The task being carried out by both nurses is essentially the same. They both have to identify patients who are eligible for QOF, invite them for a review, carry out each review, document it and exception-report any patients who don’t qualify. Both of them have been trained in their specialist disease areas to the same level – one area is not more important than the other. There may be a difference in the value of each QOF point but this isn’t something the individuals themselves have control over, so it would be unfair to penalise them for that. Both annual review appointments take roughly the same amount of time.
So in terms of a lump-sum bonus payment, I’d be inclined to give them both the same, especially as an equal amount of effort, knowledge and skills went into the task and the output was also the same. Nurse A’s lead roles don’t factor in her QOF output.
So can you pay staff carrying out the same role different salaries?
Yes, you can, provided this isn’t discriminatory.
In the example above, you can see that Nurse A earns a higher salary, but this is because of the additional roles she’s acquired (infection control lead, supervisory duties) and also her length of service (as you can imagine, she’ll have accumulated more ‘cost of living’ increases than Nurse B).
You might fall foul of the Equality Act if you had, for example, two nurses, both with lead roles for long-term condition management and both with lead roles in another area (e.g. one does travel clinics but the other does childhood immunisations); they both have a similar level of knowledge and experience (and, remember, this doesn’t relate to age – one may have worked in primary care for a long time but the other may have done significantly more CPD and have some advanced skills under their belt)… but one of them is a man and one is a woman, and they’re being paid different rates.
This links back to Equal Pay under the Equality Act 2010 – “equal work of equal value”. This generally relates to gender differences between two employees, although more and more cases are being brought to tribunal around ethnicity and disability.
How do you protect yourself from an equal pay claim?
Agenda for Change is fabulous in that they use a job evaluation system. This in itself is a protection against equal pay claims. All job descriptions go through an evaluation or matching process, where 16 different criteria are considered before a pay band is attributed to the role. Job descriptions are drafted by managers and sent to a panel of trained job evaluators who objectively evaluate or match the job description to determine its banding. Training lasts two days’ minimum, and I can confirm it’s very interesting!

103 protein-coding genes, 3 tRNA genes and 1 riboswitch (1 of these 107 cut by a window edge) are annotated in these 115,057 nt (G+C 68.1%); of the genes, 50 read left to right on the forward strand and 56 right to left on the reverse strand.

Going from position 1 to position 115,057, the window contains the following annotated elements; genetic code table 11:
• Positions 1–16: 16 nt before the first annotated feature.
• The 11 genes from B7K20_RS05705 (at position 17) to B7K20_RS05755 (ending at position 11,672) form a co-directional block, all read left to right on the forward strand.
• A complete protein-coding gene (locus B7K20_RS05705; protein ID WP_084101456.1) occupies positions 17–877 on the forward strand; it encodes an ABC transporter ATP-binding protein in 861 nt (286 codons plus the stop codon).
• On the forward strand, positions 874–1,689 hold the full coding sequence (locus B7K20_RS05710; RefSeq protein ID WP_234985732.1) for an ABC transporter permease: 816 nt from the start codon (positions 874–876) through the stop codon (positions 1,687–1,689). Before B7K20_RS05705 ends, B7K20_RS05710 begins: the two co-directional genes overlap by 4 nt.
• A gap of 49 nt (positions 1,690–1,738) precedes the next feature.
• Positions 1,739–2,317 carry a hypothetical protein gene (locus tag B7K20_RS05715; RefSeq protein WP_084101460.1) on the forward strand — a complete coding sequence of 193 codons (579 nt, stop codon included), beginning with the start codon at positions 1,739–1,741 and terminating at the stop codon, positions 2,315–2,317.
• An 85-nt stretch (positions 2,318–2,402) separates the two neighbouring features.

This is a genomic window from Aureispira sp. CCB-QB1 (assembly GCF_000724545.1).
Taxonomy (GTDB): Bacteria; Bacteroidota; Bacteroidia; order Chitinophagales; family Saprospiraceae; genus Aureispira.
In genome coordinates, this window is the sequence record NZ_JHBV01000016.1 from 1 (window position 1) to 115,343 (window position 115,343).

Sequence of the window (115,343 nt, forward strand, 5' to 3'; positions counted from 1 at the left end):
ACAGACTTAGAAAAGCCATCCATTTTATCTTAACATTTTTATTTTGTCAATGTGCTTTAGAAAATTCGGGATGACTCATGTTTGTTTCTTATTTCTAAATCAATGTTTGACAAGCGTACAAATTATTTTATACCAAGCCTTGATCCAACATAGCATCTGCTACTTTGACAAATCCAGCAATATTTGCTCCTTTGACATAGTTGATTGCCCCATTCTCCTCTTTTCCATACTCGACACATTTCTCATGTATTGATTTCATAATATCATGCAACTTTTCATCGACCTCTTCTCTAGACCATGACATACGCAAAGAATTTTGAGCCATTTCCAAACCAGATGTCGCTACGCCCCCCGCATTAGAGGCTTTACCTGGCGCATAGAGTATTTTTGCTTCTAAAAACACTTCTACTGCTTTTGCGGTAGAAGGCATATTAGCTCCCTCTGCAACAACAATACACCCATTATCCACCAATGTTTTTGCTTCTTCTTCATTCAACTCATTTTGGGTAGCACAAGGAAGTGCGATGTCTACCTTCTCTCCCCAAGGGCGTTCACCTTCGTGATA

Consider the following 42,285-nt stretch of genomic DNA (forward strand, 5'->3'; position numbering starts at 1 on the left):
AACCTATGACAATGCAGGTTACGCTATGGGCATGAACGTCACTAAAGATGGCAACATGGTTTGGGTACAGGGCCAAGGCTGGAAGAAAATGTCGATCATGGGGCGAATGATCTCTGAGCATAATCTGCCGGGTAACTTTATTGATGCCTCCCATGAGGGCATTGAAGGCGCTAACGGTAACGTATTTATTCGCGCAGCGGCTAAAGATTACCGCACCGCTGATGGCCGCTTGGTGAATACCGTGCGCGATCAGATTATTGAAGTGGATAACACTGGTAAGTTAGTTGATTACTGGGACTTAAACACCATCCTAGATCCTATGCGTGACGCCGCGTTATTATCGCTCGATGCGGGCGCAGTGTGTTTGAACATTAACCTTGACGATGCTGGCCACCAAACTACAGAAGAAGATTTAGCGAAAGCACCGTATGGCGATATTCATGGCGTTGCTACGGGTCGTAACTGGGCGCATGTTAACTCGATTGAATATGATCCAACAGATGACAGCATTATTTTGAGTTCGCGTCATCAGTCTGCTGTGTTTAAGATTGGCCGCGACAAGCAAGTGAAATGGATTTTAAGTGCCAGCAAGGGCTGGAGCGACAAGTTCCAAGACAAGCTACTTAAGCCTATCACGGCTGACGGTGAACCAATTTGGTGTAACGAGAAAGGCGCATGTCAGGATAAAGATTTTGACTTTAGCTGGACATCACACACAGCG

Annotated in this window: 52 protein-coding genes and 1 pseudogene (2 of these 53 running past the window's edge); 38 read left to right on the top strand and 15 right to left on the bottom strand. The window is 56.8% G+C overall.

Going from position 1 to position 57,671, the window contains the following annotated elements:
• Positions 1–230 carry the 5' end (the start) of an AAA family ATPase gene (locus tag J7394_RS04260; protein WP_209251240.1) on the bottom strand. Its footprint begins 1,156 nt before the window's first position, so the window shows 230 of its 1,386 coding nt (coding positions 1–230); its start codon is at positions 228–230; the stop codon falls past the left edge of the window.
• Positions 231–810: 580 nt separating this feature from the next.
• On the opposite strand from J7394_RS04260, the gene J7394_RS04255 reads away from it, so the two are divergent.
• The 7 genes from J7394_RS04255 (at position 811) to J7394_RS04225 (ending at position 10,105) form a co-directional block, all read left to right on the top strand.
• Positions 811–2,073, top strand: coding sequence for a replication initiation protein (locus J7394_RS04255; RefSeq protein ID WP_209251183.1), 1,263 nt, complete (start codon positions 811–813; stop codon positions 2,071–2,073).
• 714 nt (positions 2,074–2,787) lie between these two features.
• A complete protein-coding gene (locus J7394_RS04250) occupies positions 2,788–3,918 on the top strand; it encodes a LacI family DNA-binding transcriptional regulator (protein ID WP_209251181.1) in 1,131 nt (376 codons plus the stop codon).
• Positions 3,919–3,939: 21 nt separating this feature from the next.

Staff also have the ability to challenge the banding of their role, as part of the Agenda for Change, if they feel the job’s changed significantly from their original job description or if they feel the job was inappropriately banded in the first place. When the job description is being reviewed, only what is required by the post is considered – not who is currently in the post (e.g. you may have an administrator in post who has a degree, but if the role doesn’t require the postholder to have a degree, it doesn’t matter! Many staff members submit for re-banding on the basis that they have more qualifications than what’s required and are then disappointed to find that it makes no difference to the banding as the qualification isn’t necessary.)
If an employee submits an equal pay claim to a tribunal, the employing organisation has this process to fall back on (provided they’ve actually followed it, of course!) and it’s rare that the employee will win if that’s the case. There are very few equal pay claims that go to tribunal for the NHS. Other public sector organisations use a different evaluation framework based on the same principles.
But what if you’re not on Agenda for Change? What should you do?
First, look at your own organisation. What do you already have in place? If you’re recruiting to an existing role, what did the predecessor have? If it’s a new role you’ve never had before, what are similar organisations doing? Is there a job description you can replicate? Check out NHS Jobs for similar posts and review best practice.
What are the implications for existing staff in similar roles?
For me, whenever I take on a new receptionist, the same criteria apply. Whenever my reception team get a pay rise, they all get the same. The role doesn’t require additional skills, extra responsibility, massive professional development, etc. so I aim to recruit people with the same skill set and capabilities as my existing staff.
If it was a clinician or an administrator, however, I’d be looking at what level of applicant I wanted. Do I need someone already trained? Can I take on a newly-qualified person or an apprentice? The salary would then reflect the level of experience and would need to increase as their experience and skills increased.
Then you need to consider who you have in similar posts. If I’m recruiting an HCA and I’ve got a female HCA already on £10 per hour, and I bring in a male with the same level of experience to do the same job, I’m going to have to pay him £10 per hour too.
Be prepared to justify any salary differences. If you take on a salaried GP who has plenty of additional experience and you’re willing to pay them more than another salaried GP – especially if they’re of a different protected characteristic – you need to be able to justify why they’re entitled to a higher salary.
For more information on how job evaluation works and the 16 criteria used when considering banding, visit NHS Employers: http://www.nhsemployers.org/~/media/Employers/Publications/NHS_Job_Evaluation_Handbook.pdf